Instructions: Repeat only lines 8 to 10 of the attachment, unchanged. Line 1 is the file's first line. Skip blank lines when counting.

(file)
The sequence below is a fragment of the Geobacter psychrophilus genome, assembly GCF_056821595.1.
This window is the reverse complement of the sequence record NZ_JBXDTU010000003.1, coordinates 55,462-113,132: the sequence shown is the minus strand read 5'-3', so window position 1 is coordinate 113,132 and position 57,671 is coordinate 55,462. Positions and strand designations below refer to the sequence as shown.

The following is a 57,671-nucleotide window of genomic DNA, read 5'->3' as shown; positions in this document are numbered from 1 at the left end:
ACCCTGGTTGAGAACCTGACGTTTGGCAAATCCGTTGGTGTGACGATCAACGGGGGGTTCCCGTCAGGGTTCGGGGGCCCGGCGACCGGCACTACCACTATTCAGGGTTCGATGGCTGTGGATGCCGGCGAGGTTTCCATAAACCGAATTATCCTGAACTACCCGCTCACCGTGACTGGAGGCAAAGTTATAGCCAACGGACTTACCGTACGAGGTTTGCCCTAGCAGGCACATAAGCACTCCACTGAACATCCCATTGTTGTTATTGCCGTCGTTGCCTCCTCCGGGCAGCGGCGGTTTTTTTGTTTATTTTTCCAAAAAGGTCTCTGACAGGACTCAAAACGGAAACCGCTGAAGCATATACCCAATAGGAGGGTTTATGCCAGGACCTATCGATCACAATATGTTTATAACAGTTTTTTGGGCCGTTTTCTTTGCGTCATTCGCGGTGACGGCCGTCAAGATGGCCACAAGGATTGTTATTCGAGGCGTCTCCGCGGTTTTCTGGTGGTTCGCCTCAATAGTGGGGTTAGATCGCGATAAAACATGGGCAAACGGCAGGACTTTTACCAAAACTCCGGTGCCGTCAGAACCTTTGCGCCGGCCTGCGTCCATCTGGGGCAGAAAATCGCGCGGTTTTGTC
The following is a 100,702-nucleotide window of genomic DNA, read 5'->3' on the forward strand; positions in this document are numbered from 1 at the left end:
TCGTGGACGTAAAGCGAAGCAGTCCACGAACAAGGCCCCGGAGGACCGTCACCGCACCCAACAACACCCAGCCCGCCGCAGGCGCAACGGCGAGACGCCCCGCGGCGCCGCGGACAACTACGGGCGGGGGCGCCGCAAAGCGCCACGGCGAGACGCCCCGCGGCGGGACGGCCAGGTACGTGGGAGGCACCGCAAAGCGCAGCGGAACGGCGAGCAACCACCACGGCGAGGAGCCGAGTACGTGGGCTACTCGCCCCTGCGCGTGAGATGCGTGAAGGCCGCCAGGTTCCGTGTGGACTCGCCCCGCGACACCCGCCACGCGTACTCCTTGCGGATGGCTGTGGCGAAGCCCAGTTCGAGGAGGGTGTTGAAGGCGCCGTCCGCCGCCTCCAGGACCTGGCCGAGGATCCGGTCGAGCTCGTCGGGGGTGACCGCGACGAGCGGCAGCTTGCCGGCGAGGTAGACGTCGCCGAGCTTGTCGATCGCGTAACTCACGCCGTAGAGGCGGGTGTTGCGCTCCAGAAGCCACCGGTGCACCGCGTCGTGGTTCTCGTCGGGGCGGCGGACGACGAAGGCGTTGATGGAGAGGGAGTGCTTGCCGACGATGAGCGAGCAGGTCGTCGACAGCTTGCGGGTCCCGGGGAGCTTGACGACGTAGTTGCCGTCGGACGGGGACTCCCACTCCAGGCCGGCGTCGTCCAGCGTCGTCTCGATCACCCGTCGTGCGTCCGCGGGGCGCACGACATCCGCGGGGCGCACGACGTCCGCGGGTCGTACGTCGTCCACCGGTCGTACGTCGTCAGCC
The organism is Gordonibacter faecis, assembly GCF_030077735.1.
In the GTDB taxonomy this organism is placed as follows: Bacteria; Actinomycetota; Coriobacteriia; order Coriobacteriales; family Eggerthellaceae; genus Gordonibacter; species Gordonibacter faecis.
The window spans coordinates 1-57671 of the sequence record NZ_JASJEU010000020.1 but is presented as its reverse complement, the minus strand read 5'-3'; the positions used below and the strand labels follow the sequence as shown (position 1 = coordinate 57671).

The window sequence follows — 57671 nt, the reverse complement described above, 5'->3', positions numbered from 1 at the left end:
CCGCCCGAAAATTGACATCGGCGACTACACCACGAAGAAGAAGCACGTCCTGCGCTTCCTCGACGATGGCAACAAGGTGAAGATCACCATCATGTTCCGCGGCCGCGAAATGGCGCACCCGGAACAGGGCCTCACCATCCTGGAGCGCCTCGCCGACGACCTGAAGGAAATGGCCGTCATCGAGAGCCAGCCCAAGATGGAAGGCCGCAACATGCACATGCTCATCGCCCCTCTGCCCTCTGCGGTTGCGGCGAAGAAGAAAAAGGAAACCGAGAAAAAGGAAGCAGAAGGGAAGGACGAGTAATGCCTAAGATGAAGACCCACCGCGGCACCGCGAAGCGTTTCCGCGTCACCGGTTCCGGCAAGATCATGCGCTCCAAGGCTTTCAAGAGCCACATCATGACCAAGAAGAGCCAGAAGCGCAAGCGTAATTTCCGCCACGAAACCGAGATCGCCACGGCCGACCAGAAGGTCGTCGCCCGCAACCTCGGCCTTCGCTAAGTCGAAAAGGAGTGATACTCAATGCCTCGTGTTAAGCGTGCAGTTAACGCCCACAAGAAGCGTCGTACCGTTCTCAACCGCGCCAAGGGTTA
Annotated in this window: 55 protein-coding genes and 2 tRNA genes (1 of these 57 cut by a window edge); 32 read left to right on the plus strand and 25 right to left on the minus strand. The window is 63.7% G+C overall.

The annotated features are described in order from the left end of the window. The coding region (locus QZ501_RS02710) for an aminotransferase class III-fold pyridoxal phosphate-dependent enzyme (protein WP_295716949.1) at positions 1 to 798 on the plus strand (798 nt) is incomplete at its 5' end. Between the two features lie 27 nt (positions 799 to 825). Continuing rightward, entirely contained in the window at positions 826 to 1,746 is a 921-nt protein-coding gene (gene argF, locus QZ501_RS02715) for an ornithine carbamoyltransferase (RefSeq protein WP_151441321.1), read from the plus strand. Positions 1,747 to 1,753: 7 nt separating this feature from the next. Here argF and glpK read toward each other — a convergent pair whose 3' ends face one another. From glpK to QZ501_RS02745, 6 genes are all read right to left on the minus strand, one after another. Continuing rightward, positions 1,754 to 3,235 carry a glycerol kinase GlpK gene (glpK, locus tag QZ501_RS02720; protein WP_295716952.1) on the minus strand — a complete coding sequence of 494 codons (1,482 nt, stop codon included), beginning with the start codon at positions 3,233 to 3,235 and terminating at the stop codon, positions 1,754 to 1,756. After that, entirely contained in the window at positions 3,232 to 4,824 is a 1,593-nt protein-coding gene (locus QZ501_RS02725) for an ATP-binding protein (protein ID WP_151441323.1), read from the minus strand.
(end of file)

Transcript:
In the GTDB taxonomy this organism is placed as follows: Bacteria; Actinomycetota; Coriobacteriia; order Coriobacteriales; family Eggerthellaceae; genus Gordonibacter; species Gordonibacter faecis.
The window spans coordinates 1-57671 of the sequence record NZ_JASJEU010000020.1 but is presented as its reverse complement, the minus strand read 5'-3'; the positions used below and the strand labels follow the sequence as shown (position 1 = coordinate 57671).

The window sequence follows — 57671 nt, the reverse complement described above, 5'->3', positions numbered from 1 at the left end: